In the United States the discussion on the pros and cons of regulating cannabis is well advanced. The national television news programme CNBC has dedicated a website, Marijuana & Money, to the issue. “Many Americans support legalization and many states already permit medical use,” the site says. “An end to prohibition would generate billions in tax revenue and relieve the criminal justice system. But is it the right thing to do?”
Among other things, just as a working group of Dutch civil servants looked at the budgetary implications of regulating use and supply of cannabis, the CNBC site also looks at the The Cost-and-Benefit Arguments Around Enforcement and the Tax Potential For Government.
In the 2010 edition of The Budgetary Implications of Drug Prohibition, Harvard University Professor of Economics Jeffrey Miron estimates that regulating cannabis would save US$13.7 billion per year in government expenditure on enforcement of prohibition. “Legalization eliminates arrests for trafficking and possession," Miron says. “Second, legalization saves judicial and incarceration expenses. Third, legalization allows taxation of drug production and sale.”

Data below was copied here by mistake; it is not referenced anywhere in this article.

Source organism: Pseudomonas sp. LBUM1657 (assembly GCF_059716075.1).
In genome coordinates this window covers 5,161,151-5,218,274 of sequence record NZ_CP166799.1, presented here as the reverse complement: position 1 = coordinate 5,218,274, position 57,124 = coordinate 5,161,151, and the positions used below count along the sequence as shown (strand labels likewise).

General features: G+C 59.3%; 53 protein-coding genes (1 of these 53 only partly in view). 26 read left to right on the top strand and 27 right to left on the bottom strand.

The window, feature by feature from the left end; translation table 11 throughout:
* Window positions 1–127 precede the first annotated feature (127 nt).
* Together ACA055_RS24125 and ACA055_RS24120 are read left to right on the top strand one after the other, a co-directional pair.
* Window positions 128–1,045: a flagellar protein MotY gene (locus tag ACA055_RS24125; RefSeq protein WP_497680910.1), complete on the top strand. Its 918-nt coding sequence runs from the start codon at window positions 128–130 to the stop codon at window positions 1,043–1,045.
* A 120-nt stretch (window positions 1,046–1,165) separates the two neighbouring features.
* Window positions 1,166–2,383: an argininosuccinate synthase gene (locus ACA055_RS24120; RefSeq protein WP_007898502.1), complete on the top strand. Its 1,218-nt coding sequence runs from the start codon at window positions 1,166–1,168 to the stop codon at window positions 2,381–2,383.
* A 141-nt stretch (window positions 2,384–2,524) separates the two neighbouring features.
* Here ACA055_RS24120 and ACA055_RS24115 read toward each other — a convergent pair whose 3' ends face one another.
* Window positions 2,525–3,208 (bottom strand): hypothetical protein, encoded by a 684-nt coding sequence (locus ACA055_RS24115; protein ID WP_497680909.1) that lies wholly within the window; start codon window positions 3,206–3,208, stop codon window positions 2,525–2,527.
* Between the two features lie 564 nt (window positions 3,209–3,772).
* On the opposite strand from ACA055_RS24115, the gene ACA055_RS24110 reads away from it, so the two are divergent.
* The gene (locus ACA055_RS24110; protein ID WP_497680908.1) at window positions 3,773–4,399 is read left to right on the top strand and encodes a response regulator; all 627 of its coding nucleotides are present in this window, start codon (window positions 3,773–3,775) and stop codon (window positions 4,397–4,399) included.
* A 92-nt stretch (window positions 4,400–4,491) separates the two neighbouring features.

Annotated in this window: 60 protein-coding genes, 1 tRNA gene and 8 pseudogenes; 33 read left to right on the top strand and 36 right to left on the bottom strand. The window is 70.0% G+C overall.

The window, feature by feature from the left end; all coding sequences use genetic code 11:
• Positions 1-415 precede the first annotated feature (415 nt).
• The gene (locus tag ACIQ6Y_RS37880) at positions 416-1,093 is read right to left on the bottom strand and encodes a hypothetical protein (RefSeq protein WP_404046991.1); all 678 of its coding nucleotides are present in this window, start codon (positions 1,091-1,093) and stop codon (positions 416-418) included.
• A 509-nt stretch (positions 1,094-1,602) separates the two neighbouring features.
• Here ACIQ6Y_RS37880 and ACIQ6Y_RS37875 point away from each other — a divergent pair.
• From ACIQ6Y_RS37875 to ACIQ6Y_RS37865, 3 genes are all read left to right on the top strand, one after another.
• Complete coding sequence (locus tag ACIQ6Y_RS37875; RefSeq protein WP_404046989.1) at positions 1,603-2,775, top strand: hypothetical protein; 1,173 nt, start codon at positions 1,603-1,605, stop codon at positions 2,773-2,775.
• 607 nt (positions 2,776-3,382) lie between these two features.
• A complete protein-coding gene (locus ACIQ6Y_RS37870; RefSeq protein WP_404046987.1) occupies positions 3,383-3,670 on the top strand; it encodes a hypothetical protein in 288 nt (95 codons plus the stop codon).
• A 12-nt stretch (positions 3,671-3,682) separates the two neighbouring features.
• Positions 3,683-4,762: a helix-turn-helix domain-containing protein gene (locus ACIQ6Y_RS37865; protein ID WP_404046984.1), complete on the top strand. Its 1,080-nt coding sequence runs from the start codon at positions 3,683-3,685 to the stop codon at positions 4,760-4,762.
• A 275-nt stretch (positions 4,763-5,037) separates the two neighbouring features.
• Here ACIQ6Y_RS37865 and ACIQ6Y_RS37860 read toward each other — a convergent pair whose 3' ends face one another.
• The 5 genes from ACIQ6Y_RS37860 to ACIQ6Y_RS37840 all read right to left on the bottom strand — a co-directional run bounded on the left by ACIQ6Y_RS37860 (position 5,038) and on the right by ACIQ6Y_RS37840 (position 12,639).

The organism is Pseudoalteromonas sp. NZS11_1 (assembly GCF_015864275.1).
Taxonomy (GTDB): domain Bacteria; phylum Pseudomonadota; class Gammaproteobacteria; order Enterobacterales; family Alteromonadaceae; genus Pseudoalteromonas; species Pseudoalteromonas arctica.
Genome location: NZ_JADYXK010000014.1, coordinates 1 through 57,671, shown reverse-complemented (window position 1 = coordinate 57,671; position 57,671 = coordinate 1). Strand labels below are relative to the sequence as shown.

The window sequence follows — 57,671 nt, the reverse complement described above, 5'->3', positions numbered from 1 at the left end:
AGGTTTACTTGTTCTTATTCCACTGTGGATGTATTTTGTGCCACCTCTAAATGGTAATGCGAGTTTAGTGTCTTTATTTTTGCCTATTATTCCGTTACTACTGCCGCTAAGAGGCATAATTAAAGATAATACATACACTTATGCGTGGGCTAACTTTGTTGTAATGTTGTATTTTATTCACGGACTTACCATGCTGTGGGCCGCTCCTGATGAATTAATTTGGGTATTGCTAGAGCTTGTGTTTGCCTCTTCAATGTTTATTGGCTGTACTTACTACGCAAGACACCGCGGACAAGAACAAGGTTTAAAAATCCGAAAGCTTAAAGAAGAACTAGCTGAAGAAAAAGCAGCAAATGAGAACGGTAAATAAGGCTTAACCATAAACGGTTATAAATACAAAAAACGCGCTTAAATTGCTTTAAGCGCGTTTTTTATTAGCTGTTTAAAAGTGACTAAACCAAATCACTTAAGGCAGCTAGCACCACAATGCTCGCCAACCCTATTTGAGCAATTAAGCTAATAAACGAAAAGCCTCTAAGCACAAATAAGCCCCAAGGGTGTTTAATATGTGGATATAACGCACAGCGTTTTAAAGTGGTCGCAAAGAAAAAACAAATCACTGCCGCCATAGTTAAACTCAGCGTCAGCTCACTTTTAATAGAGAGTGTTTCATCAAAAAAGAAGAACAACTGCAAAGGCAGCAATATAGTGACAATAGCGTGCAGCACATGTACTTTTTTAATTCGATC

Miron also estimates that legalization would yield tax revenue of US$6.4 billion annually if cannabis were taxed at rates comparable to those on alcohol and tobacco. Though alcohol and tobacco are not taxed at the same rate, he estimates that the sin or excise tax rate would be 50 percent. “I’ve tried very hard not to assume a tax rate that looks as though its just going to drive the market back underground, because then of course then you’re just going to get zero,” Miron says.
The site also offers a State by State Guide to marijuana laws, enforcement statistics, medical marijuana programs and costs.